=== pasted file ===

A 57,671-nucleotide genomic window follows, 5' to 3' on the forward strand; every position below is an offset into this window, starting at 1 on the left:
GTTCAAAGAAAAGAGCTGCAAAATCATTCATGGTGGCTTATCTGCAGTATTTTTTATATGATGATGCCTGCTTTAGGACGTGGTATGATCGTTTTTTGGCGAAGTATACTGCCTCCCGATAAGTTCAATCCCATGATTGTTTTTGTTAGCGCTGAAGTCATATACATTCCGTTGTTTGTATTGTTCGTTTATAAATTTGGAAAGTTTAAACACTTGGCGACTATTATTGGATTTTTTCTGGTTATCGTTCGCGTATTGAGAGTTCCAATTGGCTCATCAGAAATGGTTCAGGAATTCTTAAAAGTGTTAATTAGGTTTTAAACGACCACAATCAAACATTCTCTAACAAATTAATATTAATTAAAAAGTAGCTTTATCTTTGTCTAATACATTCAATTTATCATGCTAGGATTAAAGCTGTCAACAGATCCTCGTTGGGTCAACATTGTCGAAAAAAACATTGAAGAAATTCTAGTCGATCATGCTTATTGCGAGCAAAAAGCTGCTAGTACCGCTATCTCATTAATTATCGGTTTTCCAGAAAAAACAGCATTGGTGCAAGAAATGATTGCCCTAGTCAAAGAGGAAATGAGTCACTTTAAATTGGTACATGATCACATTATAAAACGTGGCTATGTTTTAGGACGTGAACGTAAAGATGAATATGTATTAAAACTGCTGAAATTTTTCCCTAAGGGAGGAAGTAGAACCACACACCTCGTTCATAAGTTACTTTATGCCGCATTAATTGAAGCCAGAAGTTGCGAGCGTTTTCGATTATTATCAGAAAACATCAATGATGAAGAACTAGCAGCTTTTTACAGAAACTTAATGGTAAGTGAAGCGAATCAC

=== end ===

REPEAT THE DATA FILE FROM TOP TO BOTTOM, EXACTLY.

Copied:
A 57,671-nucleotide genomic window follows, 5' to 3' on the forward strand; every position below is an offset into this window, starting at 1 on the left:
GTTCAAAGAAAAGAGCTGCAAAATCATTCATGGTGGCTTATCTGCAGTATTTTTTATATGATGATGCCTGCTTTAGGACGTGGTATGATCGTTTTTTGGCGAAGTATACTGCCTCCCGATAAGTTCAATCCCATGATTGTTTTTGTTAGCGCTGAAGTCATATACATTCCGTTGTTTGTATTGTTCGTTTATAAATTTGGAAAGTTTAAACACTTGGCGACTATTATTGGATTTTTTCTGGTTATCGTTCGCGTATTGAGAGTTCCAATTGGCTCATCAGAAATGGTTCAGGAATTCTTAAAAGTGTTAATTAGGTTTTAAACGACCACAATCAAACATTCTCTAACAAATTAATATTAATTAAAAAGTAGCTTTATCTTTGTCTAATACATTCAATTTATCATGCTAGGATTAAAGCTGTCAACAGATCCTCGTTGGGTCAACATTGTCGAAAAAAACATTGAAGAAATTCTAGTCGATCATGCTTATTGCGAGCAAAAAGCTGCTAGTACCGCTATCTCATTAATTATCGGTTTTCCAGAAAAAACAGCATTGGTGCAAGAAATGATTGCCCTAGTCAAAGAGGAAATGAGTCACTTTAAATTGGTACATGATCACATTATAAAACGTGGCTATGTTTTAGGACGTGAACGTAAAGATGAATATGTATTAAAACTGCTGAAATTTTTCCCTAAGGGAGGAAGTAGAACCACACACCTCGTTCATAAGTTACTTTATGCCGCATTAATTGAAGCCAGAAGTTGCGAGCGTTTTCGATTATTATCAGAAAACATCAATGATGAAGAACTAGCAGCTTTTTACAGAAACTTAATGGTAAGTGAAGCGAATCAC